SEOUL — A multiuse building in Seoul, South Korea uses a brick volume to create a dramatic contrast against a semi-opaque, brightly-lit white volume.
The project, built by the Interkerd Architecture Firm, is a shared project between a public library and a tourism information center, the studio told Archdaily. The project was born out of necessity because the layout of streets in the neighborhood leaves both buildings with only one entrance. In elegantly solving this difficult problem, the firm also added a 4 meter tall wall to create a brick courtyard in which visitors can congregate.
The courtyard shows what the firm set out to achieve, even though the project was built on a necessary compromise with a cramped neighborhood. The two contrasting volumes form the facade of the street, drawing people’s attention to the buildings. The white volume, in particular, is an eye-grabber and for that reason is probably extremely useful within the context of a confined neighborhood. It looks like sanctuary even though there isn’t a sign in sight. It’s like a beacon, similar to how people in the UK used to hang lanterns from the chimneys of communal homes. In addition to the library and tourism center, the building also houses a public restroom. These little features add up.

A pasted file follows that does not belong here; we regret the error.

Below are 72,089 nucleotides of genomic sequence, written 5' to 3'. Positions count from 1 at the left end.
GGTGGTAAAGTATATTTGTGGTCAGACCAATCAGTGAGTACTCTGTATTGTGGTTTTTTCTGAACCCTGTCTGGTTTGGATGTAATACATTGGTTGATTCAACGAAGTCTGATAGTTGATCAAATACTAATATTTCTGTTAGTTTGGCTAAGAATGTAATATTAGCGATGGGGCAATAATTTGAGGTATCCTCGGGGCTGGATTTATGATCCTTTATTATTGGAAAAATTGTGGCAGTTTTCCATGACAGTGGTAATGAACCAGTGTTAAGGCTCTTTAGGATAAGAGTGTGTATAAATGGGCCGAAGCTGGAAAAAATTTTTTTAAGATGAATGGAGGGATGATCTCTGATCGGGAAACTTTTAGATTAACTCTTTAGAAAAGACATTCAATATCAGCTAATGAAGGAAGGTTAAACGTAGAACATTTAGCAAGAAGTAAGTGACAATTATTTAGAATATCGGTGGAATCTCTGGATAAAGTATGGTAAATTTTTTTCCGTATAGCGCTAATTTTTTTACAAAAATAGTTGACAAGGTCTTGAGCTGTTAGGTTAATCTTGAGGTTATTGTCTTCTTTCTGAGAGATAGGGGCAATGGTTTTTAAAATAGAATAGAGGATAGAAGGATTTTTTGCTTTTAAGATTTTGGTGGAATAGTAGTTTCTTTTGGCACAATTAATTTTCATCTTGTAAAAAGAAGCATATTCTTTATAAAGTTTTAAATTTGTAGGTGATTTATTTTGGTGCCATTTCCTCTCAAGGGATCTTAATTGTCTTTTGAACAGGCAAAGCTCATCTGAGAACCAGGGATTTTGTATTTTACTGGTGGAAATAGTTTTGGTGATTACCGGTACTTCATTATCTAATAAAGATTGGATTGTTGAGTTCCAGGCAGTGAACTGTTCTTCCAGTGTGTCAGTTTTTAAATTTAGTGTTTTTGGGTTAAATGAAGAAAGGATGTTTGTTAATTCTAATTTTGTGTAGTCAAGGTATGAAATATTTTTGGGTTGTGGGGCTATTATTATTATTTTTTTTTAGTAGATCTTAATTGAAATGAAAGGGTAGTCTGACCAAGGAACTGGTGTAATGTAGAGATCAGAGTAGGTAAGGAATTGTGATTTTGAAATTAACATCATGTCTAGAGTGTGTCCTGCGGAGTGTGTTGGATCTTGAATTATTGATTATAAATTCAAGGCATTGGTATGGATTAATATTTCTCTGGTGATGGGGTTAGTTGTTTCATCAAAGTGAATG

We call attention to these details because, though they seem minor, they are a victory for economy and engineering. “Compromise” is often used as a pejorative, but there is still the opportunity to create something artful even while hampered by several less-than-ideal restrictions. Clever architects managed to squeeze blood from a stone (or brick) and created a space that is not only supremely useful, but attractive as well.
Bill Rodgers is the Managing Editor of cfile.daily.
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